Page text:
Framing Science

Readers in the DC area will definitely want to check out the upcoming event on June 23 at the National Academies. Details are posted below. I hope to be able to attend and to report back on some collected remarks.

It will be interesting to compare the thoughts of the assembled practitioners with the conclusions from the article we published last week at Nature Biotechnology, which synthesized relevant research in the fields of science communication, ethics, and policy and highlighted eight key recommendations.

The National Academies Presents: An Educational Event on Science Communication

The National Academies is holding an educational event on innovative strategies for communicating science. The event is intended for scientists, practitioners, students and educators looking for new ways to reach audiences and effectively communicate scientific issues to the public. Speakers include Shawn Otto, CEO of Science Debate 2008; Phil Plait, President of the James Randi Education Foundation; and Jerry Zucker, Director of Ghost and Airplane! and Vice-Chair the Science & Entertainment Exchange.

NOTE: This event is free and open to the public. An RSVP is required for each individual session. Please contact Olive Schwarzschild, oschwarz@nas.edu

Tuesday, JUNE 23, 2009

The National Academies
500 Fifth Street, N.W.
Keck 100
Washington, DC

Session 1 – 10:00 AM – 11:30 AM

Science for All Seasons: Communicating Science to Diverse Audiences
This panel will explore various ways in which science is communicated to diverse, non-specialist audiences. The mix of participants, selected to represent contrasting but complementary approaches, will highlight a variety of outreach strategies, describing “best practices” scenarios from which scientists and science organizations can learn.

Panelists Include:

· Sue Allen, The Exploratorium
· Don Hoyt Gorman, Senior Editor, SEED Online
· Meghan Murphy, Director of Outreach, X Prize Foundation
· Shawn Otto, Co-founder and CEO of Science Debate 2008
· Kelly Stoetzel, Producer, TED conferences

Moderated by: Barbara Kline Pope, Executive Director, Office of Communications, The National Academies

NOTE: RSVP is required. Please contact Olive Schwarzschild, oschwarz@nas.edu.

Session 2 – 12:30 PM – 1:30 PM

Information – and Misinformation – at the Speed of Light

Featured Speaker: Phil Plait, President of the James Randi Education Foundation and author of the highly popular Bad Astronomy blog

Phil Plait looks at how science communication has been changed by the Internet. He will talk about how blogging, online media, and even Twitter have been leveraged to spread science information – and sometimes misinformation – to millions of people around the globe, focusing on the best ways to harness all that the Web has to offer.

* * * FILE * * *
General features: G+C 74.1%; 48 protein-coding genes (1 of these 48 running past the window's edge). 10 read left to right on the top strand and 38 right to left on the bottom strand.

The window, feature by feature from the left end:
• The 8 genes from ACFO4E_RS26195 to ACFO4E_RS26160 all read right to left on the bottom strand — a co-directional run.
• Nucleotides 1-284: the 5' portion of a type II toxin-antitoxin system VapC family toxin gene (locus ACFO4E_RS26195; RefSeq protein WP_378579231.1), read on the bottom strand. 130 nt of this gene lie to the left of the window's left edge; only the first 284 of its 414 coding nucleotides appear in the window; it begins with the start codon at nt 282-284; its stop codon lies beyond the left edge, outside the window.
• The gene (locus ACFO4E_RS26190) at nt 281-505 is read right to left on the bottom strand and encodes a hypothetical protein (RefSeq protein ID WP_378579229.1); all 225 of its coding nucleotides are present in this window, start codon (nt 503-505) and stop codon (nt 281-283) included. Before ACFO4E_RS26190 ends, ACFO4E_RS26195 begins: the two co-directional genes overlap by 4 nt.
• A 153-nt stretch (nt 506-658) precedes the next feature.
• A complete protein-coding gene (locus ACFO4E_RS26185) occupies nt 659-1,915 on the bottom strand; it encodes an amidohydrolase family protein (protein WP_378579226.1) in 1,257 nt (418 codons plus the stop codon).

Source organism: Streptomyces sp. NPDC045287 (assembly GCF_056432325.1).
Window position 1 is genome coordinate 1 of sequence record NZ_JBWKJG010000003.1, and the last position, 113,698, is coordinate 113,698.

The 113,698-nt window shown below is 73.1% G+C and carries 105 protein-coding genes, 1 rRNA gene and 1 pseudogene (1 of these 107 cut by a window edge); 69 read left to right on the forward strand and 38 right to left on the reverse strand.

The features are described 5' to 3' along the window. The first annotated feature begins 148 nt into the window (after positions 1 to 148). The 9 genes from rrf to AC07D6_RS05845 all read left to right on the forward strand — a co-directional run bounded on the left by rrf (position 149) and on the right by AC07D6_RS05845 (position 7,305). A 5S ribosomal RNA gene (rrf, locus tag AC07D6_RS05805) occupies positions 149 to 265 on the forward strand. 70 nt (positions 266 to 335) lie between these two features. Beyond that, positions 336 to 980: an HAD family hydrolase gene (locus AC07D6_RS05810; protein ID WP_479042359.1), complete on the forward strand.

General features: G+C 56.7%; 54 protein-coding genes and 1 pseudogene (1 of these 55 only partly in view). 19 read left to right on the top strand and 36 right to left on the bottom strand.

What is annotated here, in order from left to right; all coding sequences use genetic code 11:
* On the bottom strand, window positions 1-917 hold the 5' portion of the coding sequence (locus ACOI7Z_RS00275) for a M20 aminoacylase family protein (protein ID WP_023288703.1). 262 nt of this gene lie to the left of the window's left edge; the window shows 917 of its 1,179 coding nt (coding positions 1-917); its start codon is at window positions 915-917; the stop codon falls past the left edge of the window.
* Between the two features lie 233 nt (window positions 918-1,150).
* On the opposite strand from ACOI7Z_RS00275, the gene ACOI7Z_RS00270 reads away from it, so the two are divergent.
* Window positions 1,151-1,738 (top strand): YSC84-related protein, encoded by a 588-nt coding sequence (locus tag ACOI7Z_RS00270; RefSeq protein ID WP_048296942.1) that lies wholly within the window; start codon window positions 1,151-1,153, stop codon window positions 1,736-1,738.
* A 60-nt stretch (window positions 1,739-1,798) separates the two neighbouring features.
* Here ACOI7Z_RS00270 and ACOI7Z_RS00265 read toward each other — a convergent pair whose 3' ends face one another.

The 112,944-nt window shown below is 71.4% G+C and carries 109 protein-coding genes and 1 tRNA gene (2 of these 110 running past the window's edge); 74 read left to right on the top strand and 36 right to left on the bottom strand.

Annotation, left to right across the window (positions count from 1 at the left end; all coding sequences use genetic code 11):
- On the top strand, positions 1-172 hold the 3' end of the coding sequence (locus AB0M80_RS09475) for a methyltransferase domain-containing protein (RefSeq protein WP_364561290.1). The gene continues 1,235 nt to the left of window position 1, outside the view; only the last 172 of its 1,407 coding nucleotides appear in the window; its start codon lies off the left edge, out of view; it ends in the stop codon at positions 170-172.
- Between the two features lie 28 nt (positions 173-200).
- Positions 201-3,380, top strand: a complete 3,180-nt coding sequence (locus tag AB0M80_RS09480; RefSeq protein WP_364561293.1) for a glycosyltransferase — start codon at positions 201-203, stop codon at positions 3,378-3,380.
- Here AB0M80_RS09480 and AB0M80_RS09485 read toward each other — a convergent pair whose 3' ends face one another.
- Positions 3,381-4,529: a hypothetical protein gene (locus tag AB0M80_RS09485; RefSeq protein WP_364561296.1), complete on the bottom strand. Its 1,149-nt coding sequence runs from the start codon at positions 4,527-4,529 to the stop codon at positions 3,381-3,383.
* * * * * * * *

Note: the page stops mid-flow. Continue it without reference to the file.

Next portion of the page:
NOTE: RSVP is required. Please contact Olive Schwarzschild, oschwarz@nas.edu.

Session 3 – 2:00 PM – 3:30 PM

Science and Hollywood: Education Through Entertainment
Beyond good storytelling, entertainment channels affect opinions, inform ideas, and even change behavior. This panel will focus on the intersections of science and entertainment to explore the power of the popular media to communicate key ideas in science.

Panelists Include:

· Neal Baer, Executive Producer for Law & Order: Special Victims Unit, Chair of the Advisory Board for Hollywood, Health, and Society
· Jim Kakalios, University of Minnesota physicist, author of The Physics of Superheroes and science advisor to the film Watchmen
· Bruce Joel Rubin, Screenwriter for Deep Impact, The Last Mimzy, and the forthcoming adaptation of the best-selling book, The Time Traveler’s Wife
· Anne Simon, University of Maryland virologist, author of The Real Science Behind the X-Files and long-time advisor to the television series

Moderated by: Jerry Zucker, Director of such feature films as Ghost, First Knight, Rat Race, and Airplane!, and vice-chair of The Science & Entertainment Exchange

The panel will be introduced by President of the National Academy of Sciences, Ralph J. Cicerone.

NOTE: RSVP is required. Please contact Olive Schwarzschild, oschwarz@nas.edu.

Comments

  1. #1 Besley
    June 17, 2009

    No science communication academics? None at all? This is a question (I don’t know the answer): Would the NAS do a panel on any other subject and not invite any (social) scientists with an expertise in that area?

  2. #2 Matthew C. Nisbet
    June 17, 2009

    I think one of the goals is to highlight and discuss the innovative Science & Entertainment Exchange that the National Academies has launched. The NAS has done several other forums involving social scientists and is hosting an upcoming event to spotlight the recent report on Informal Learning about Science.

  3. #3 Bruce Lewenstein
    June 17, 2009

    Well, to defend her — Sue Allen from the Exploratorium is a social scientist who publishes frequently in the science education literature (she’s currently on assignment as an NSF program officer in informal science education). She was a member of the Learning Science in Informal Environments committee, which, as Matt mentions, will be presenting its report on 29 June, 8:30-12:00 at NAS’s Keck Center. Sue will be on that panel as well (as will I).

  4. #4 Catherine Crawley
    June 18, 2009

    Why can’t I find anything posted about this event on web….anywhere? Other than Matt’s posting, I’ve found nothing. How are the scientists, practitioners, students and educators for which the event is intended learning about this?

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